Friday, May 31, 2013

Where Parting Will Be No More


One of my great-great grandmothers was Tenny (or Tinny) Zella Stanfill. Even though she was born in Arkansas in 1903, her unique name of Tenny came from the State of Tennessee where some of her ancestors were from. She was a fun, colorful ol’ gal who had the greatest stories. I know because Tenny lived to be 101 years old! In fact, she did not die until I was well into my twenties. Many are not fortunate enough to know their great-great grandma, and I consider myself very blessed. Stories she told me could take up more than a few blog posts (she was a very interesting person, to say the least). But, today I want to focus on one of my ancestors whom I did not know: Tenny’s great grandfather, Lewis Baird. Lewis would be my great grandfather five “greats” back, if my math is correct (Lewis’ daughter Rachel married Melton Stanfill, and together they had James who was the father of Tenny).

Lewis was born in 1795 in North Carolina. And while Lewis was a Southerner, during the Civil War he apparently, very publically, sided with the Union (it is said that his sons even fought for the Union). Because of this, he was arrested in 1862 by Confederate soldiers and imprisoned in the Salisbury Prison.

 Salisbury was an empty cotton factory that was converted into a prison to house POWs after the War began. At first, sources state only a little over 100 men were housed there. But, as the War went on, the numbers began to swell. By 1864, it is said that the conditions at the prison had deteriorated, and the prison was not only housing captured Union soldiers, but also Confederate deserters, common criminals, and Union sympathizers like my grandfather, Lewis Baird. The prison that was originally designed to hold 2,500 men ended up housing a few hundred shy of 10,000 prisoners. It is reported that some prisoners slept under buildings, some in tents, and some simply on the ground-even in the winter. Deaths became common place, and Lewis was one of the casualties.

In conducting my family research, I have found a letter (posted by other descendents of Lewis Baird, whom I would like to thank) written by another inmate and friend of Lewis. This letter was sent to Lewis’ family.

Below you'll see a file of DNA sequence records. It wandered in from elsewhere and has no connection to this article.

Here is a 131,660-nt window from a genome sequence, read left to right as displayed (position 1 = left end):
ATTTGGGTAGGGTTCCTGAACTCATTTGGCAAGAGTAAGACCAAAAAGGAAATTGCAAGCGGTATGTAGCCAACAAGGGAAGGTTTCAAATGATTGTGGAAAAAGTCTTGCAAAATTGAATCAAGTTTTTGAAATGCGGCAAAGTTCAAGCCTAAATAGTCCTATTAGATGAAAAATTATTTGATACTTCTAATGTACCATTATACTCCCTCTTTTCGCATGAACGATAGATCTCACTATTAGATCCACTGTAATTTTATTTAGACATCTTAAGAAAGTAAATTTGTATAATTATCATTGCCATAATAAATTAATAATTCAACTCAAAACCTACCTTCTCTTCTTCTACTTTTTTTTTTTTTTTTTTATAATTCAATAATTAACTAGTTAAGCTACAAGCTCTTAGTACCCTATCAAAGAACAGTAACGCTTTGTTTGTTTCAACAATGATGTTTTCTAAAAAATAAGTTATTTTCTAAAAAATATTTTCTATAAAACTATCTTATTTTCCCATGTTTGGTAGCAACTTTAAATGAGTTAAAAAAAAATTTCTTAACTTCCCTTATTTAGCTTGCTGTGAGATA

To the sons of Lewis M. Baird:
I, as comrade of your father in prison, deem it my duty to write to you at this time to let you know his present condition. He is in the hospital and to all human appearance must soon be numbered with those who have been taken from the evils of this world. There is no particular disease apparent but old age and confinement have done the work. Having become acquainted with him soon after his arrest, and have been with him ever since, he now seems like a father to me. I can truly sympathize, we have slept together and I have been able to obtain many little necessaries from him. He has stood it very well until lately. I have often heard him say that he would like to know how you all were and let you all know how he was but he never got to hear from any of you at home.

I have talked to the old man upon the subject of religion. He always expressed himself as being prepared, which is a great consolation. I assure you that all that is possible for me to do shall be done for your father. Pray that God in his great mercies may spare him yet to return home. He wishes for me to say if he does not live to see you in this world; that you will strive to so live as to meet him above where parting will be no more. Very truly yours, Thomas Cayton

Lewis Baird never returned home, but died at Salisbury Prison on May 11, 1864 at the age of 68. Sadly, he does not have an individual grave marker, but was laid to rest in a mass grave along with other deceased prisoners. Today, a monument stands marking the general area where the mass graves are.

It is said that Lewis could have gone free, had he simply sworn allegiance to the Confederate cause. He refused. I hope one day, when I too am “where parting will be no more,” can look up Lewis and tell him how much I admire the fact that he stood for what he believed in. From what I have uncovered in my family research, he was a man of integrity and I respect him for it. I was very excited to uncover this small piece of my family tree. But the work (and fun) must continue, as I know there are other stories waiting to be told from my family's history.

Note: I have another grandfather whom I admire that fought in the Civil War, only for the Southern side. He was at the Battle of Shiloh, and was eventually captured and imprisoned at Camp Chase in Ohio. I hope to tell his story soon!

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